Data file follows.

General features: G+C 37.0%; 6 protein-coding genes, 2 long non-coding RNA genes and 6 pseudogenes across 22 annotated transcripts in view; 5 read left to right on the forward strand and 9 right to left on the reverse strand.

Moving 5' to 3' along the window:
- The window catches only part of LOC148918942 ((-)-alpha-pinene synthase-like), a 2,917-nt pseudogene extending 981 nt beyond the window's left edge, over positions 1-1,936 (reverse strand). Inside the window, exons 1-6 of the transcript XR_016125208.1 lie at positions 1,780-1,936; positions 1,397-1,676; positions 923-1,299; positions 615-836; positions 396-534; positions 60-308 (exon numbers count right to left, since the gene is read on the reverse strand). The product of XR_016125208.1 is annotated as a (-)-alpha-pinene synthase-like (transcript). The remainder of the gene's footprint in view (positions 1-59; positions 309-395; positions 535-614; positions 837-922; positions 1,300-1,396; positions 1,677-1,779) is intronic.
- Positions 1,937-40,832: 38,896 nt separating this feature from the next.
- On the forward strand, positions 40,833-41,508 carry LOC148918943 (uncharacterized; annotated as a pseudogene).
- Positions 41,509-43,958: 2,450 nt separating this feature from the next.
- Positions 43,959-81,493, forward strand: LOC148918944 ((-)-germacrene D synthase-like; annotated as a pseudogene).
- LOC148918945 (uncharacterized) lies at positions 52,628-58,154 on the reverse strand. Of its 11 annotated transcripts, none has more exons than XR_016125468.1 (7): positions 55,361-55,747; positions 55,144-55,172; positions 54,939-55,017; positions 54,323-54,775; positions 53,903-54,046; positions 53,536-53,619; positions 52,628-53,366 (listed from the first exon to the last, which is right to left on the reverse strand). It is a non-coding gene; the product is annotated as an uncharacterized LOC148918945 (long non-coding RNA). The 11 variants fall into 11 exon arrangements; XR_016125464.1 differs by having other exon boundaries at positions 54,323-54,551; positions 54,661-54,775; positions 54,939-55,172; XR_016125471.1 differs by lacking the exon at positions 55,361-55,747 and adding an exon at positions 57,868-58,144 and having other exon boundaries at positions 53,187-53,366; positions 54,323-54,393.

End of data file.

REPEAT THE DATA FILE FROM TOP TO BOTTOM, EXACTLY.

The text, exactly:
General features: G+C 37.0%; 6 protein-coding genes, 2 long non-coding RNA genes and 6 pseudogenes across 22 annotated transcripts in view; 5 read left to right on the forward strand and 9 right to left on the reverse strand.

Moving 5' to 3' along the window:
- The window catches only part of LOC148918942 ((-)-alpha-pinene synthase-like), a 2,917-nt pseudogene extending 981 nt beyond the window's left edge, over positions 1-1,936 (reverse strand). Inside the window, exons 1-6 of the transcript XR_016125208.1 lie at positions 1,780-1,936; positions 1,397-1,676; positions 923-1,299; positions 615-836; positions 396-534; positions 60-308 (exon numbers count right to left, since the gene is read on the reverse strand). The product of XR_016125208.1 is annotated as a (-)-alpha-pinene synthase-like (transcript). The remainder of the gene's footprint in view (positions 1-59; positions 309-395; positions 535-614; positions 837-922; positions 1,300-1,396; positions 1,677-1,779) is intronic.
- Positions 1,937-40,832: 38,896 nt separating this feature from the next.
- On the forward strand, positions 40,833-41,508 carry LOC148918943 (uncharacterized; annotated as a pseudogene).
- Positions 41,509-43,958: 2,450 nt separating this feature from the next.
- Positions 43,959-81,493, forward strand: LOC148918944 ((-)-germacrene D synthase-like; annotated as a pseudogene).
- LOC148918945 (uncharacterized) lies at positions 52,628-58,154 on the reverse strand. Of its 11 annotated transcripts, none has more exons than XR_016125468.1 (7): positions 55,361-55,747; positions 55,144-55,172; positions 54,939-55,017; positions 54,323-54,775; positions 53,903-54,046; positions 53,536-53,619; positions 52,628-53,366 (listed from the first exon to the last, which is right to left on the reverse strand). It is a non-coding gene; the product is annotated as an uncharacterized LOC148918945 (long non-coding RNA). The 11 variants fall into 11 exon arrangements; XR_016125464.1 differs by having other exon boundaries at positions 54,323-54,551; positions 54,661-54,775; positions 54,939-55,172; XR_016125471.1 differs by lacking the exon at positions 55,361-55,747 and adding an exon at positions 57,868-58,144 and having other exon boundaries at positions 53,187-53,366; positions 54,323-54,393.